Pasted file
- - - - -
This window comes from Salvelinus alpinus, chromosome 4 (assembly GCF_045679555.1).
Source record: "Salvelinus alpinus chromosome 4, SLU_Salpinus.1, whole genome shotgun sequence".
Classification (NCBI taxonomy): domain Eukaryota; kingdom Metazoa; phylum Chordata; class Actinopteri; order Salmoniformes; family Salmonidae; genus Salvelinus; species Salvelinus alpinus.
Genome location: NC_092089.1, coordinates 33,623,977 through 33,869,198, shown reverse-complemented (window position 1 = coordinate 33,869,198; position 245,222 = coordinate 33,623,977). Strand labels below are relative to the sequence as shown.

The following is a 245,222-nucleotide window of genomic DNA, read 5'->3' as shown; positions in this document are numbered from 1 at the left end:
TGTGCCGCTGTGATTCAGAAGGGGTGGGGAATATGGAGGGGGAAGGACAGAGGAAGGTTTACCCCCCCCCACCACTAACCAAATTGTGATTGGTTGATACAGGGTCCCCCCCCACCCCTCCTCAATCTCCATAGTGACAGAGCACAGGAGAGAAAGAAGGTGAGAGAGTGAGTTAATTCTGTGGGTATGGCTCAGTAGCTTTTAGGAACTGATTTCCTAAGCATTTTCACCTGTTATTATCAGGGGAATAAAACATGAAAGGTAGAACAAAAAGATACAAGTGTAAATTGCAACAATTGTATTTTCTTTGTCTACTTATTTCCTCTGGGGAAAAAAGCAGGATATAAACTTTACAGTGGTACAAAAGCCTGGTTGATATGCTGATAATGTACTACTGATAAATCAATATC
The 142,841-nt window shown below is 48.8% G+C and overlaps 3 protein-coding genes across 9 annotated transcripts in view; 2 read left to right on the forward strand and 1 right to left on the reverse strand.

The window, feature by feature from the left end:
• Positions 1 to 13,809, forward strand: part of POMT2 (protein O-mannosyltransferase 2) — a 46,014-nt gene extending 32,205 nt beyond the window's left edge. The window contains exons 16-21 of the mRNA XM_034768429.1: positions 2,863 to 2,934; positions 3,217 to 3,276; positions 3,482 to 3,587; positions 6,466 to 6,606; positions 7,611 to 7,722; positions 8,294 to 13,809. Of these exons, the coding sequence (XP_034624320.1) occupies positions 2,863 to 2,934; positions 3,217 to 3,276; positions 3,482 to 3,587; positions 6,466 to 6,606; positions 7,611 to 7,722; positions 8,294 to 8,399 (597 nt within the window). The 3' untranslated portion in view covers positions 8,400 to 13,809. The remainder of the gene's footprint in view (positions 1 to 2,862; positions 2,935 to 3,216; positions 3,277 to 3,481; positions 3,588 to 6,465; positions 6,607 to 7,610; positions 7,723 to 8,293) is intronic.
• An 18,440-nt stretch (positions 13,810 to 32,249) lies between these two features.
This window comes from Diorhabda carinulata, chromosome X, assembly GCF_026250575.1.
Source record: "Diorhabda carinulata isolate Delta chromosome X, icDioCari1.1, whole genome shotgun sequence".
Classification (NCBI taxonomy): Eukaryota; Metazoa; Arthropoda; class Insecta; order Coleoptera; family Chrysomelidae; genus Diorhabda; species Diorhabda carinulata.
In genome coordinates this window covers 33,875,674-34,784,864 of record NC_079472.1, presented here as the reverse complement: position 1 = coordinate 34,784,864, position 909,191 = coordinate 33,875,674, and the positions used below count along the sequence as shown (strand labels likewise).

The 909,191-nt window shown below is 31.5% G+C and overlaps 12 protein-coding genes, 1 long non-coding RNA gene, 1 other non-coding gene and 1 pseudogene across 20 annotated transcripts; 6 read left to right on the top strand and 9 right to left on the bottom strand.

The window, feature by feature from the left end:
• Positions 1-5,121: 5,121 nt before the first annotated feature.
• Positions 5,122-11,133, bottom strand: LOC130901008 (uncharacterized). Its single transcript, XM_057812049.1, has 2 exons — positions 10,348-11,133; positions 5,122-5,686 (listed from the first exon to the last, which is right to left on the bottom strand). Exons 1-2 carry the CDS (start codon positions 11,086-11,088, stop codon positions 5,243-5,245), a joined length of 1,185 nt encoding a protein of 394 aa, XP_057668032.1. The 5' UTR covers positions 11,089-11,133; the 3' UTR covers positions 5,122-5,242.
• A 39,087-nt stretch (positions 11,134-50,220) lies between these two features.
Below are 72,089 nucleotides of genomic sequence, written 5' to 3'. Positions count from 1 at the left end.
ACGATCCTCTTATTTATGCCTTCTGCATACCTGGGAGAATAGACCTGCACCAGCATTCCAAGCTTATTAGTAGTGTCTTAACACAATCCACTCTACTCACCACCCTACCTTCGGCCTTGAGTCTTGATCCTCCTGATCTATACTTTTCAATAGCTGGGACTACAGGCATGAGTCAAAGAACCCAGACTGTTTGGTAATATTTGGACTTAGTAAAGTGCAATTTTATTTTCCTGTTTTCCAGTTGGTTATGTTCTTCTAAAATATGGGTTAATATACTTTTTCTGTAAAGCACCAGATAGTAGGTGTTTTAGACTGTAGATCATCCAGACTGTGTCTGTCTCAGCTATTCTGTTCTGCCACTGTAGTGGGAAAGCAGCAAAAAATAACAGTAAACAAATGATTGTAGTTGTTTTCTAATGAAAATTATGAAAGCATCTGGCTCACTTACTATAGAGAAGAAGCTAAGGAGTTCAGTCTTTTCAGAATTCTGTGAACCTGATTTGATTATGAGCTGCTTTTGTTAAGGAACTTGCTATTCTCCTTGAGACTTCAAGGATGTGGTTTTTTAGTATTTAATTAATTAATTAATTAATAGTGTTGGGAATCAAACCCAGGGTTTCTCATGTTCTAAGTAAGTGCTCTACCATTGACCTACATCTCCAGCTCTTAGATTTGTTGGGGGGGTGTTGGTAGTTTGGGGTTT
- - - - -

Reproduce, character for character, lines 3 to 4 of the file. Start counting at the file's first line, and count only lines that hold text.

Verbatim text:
Classification (NCBI taxonomy): domain Eukaryota; kingdom Metazoa; phylum Chordata; class Actinopteri; order Salmoniformes; family Salmonidae; genus Salvelinus; species Salvelinus alpinus.
Genome location: NC_092089.1, coordinates 33,623,977 through 33,869,198, shown reverse-complemented (window position 1 = coordinate 33,869,198; position 245,222 = coordinate 33,623,977). Strand labels below are relative to the sequence as shown.